Jump Steady (Rebroadcast) - 21 May 2018

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Secret codes, ciphers, and telegrams. It used to be that in order to transmit information during wartime, various industries encoded their messages letter by letter with an elaborate system--much like today's digital encryption. Grant breaks down some of those secret codes--and shares the story of the most extensive telegram ever sent. Plus, we've all been there: Your friends are on a date, and you're tagging along. Are you a third wheel--or the fifth wheel? There's more than one term for the odd person out. Finally, a rhyming quiz about famous poems. For example, what immortal line of poetry rhymes with: "Prose is a nose is a hose is a pose"? Plus, women named after their mothers, variations on "Happy Birthday," at bay, nannies' charges, and a blues singer who taught us to jump steady.

FULL DETAILS

Great news for scavenger-hunt designers, teenage sleepover guests, and anyone else interested in being cryptic! The old-school commercial codes used for hiding information from the enemy in a telegraphs is at your fingertips on archive.org. Have fun.

If you're single but tagging along on someone else's date, you might be described as a fifth wheel, a term that goes back to Thomas Jefferson's day. Not until much later, after the bicycle had been invented, the term third wheel started becoming more common.

The long popular and newly legal-to-sing "Happy Birthday to You" has always been ripe for lyrical variations, particularly at the end of the song. Some add a cha cha cha or forever more on Channel 4, but a listener tipped us off to another version: Without a shirt!

We spoke on the show not long ago about yuppies and dinks, but neglected to mention silks: households with a single income and lots of kids.

Quiz Guy John Chaneski brings a game of schmoetry—as in, famous lines of poetry where most of the words are replaced with other words that rhyme. For example, "Prose is a nose is a hose is a pose" is a schmoetic take on what famous poem?

A young woman who works as a nanny wants to know why the term charge is used to refer to the youngsters she cares for. Charge goes back to a Latin root meaning, "to carry," and it essentially has to do with being responsible for something difficult. That same sense of "to carry" informs the word charger, as in a type of decorative dinnerware that "carries" a plate.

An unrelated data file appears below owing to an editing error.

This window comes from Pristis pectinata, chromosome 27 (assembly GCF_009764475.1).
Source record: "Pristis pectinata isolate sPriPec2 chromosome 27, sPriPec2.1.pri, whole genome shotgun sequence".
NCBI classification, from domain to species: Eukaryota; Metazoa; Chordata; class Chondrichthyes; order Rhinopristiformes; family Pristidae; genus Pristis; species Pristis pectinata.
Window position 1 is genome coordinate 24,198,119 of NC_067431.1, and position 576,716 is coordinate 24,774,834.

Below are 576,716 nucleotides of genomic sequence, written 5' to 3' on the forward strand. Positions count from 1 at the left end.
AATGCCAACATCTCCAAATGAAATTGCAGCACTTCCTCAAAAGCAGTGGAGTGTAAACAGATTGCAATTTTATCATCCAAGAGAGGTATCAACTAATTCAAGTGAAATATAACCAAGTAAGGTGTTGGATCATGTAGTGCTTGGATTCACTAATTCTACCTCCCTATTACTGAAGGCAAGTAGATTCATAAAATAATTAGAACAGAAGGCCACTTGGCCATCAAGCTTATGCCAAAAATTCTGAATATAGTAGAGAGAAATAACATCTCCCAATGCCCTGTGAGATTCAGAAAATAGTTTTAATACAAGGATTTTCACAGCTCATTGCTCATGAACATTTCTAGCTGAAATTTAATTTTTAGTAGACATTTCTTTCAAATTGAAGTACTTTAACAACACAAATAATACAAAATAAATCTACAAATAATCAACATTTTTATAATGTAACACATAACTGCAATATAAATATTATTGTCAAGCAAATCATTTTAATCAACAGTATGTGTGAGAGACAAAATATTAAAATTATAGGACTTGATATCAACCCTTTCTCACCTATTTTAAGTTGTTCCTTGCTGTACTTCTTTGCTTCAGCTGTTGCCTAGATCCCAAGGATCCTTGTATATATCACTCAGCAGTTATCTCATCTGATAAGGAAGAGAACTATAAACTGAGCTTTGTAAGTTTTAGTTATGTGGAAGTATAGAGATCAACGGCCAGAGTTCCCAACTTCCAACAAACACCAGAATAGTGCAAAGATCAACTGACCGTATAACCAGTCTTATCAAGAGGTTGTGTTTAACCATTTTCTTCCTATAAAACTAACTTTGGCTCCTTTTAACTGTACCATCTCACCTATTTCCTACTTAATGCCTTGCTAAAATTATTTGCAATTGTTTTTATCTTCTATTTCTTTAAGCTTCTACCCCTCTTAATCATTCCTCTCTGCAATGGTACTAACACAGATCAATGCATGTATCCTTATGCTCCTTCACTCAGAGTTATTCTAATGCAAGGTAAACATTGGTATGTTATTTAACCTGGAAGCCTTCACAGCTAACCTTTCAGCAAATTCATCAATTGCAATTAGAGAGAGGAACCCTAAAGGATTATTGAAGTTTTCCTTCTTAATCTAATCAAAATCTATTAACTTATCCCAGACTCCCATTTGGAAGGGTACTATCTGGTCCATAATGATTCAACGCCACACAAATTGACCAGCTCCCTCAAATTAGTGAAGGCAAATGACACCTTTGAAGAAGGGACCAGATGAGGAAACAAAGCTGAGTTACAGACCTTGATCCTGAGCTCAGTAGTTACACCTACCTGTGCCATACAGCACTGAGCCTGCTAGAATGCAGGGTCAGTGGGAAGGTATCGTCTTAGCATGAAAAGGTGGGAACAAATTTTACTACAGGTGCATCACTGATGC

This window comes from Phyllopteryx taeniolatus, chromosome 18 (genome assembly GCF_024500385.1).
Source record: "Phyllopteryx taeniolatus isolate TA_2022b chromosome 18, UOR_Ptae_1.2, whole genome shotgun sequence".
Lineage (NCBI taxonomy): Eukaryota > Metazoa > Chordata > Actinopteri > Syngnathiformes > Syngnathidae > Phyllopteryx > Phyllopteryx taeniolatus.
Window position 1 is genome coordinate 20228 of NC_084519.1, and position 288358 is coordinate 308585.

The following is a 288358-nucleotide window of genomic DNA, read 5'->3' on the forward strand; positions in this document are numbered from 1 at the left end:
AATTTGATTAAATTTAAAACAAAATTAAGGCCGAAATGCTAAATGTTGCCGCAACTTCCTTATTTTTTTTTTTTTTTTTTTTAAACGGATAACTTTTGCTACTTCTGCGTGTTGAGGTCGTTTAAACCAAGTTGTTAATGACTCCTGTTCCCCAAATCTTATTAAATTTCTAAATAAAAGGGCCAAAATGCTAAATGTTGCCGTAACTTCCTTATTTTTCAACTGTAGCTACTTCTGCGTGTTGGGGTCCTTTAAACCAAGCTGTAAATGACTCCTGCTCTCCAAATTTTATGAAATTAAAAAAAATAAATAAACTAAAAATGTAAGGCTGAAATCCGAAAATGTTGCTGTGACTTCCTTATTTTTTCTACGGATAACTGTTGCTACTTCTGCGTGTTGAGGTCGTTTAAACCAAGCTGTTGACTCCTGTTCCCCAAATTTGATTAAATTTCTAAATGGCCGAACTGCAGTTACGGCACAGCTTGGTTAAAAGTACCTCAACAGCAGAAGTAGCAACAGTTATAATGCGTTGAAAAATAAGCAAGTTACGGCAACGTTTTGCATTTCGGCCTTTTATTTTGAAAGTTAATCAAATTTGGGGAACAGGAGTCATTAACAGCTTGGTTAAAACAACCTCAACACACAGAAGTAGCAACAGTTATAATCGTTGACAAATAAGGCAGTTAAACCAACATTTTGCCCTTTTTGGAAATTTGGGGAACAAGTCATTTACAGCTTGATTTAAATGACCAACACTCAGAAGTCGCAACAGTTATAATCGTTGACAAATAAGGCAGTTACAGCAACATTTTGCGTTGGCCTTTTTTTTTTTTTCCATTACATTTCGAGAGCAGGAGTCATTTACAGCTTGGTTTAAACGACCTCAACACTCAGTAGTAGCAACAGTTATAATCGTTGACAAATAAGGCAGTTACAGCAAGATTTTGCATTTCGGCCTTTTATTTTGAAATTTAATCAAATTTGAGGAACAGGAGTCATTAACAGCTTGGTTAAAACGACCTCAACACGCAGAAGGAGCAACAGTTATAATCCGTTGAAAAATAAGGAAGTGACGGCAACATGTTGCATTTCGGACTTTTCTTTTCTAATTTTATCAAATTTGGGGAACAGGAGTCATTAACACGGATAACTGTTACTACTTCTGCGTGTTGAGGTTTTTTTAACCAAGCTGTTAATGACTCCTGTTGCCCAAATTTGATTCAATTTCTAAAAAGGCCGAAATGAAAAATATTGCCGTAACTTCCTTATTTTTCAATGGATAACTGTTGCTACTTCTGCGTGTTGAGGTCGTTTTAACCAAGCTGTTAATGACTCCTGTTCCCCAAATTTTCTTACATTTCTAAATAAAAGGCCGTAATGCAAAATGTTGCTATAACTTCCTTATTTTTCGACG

Plenty of literature is available, and discoverable, online. But there's nothing like the spontaneity, or stochasticity, of browsing through a library and discovering great books at random.

After a recent discussion on the show about garage-sailing, a listener from Henderson, Kentucky, sent us an apt haiku: Early birds gather near a green sea/ Garage doors billow on the morning wind/ Yard-saling.

To jump steady refers to either knocking back booze or knocking boots (or, if you’re really talented, both). It's an idiom made popular by blues singers like Lucille Bogan.

Long distance communication used to be pretty expensive, but few messages have made a bigger dent than William Seward's diplomatic telegram to France, which in 1866 cost him more than $300,000 in today's currency. This pricey message aptly became known as Seward’s Other Folly.

Someone who's being rude or pushy might be said to have more nerves than a cranberry merchant. This idiom is probably a variation on the phrase busier than a cranberry merchant in November, which relates to the short, hectic harvesting season right before Thanksgiving.

The Spanish version of being a fifth wheel on a date is toca el violin, which translates to being the one who plays the violin, as in, they provide the background music. In German, there's a version that translates to, "useless as a goiter."

It's far less common for women in the United States to name their daughters after themselves, but it has been done. Eleanor Roosevelt, for one, is actually Anna Eleanor Roosevelt, Jr.

A listener from Dallas, Texas, wonders why we say here, here to cheer someone on, and there, there to calm someone down. Actually, the phrase is hear, hear, and it's imperative, as in, listen to this guy. There, there, on the other hand is the sort of thing a parent might say to console a blubbering child, as in "There, there, I fixed it."

We spoke on the show not long ago about how the phrase to keep something at bay derives from hunting. A listener wrote in with an evocative description of its origin, referring specifically to that period when cornered prey is able to keep predators away--that is, at bay--but only briefly. It's a poignant moment of bravery.

This episode is hosted by Grant Barrett and Martha Barnette.

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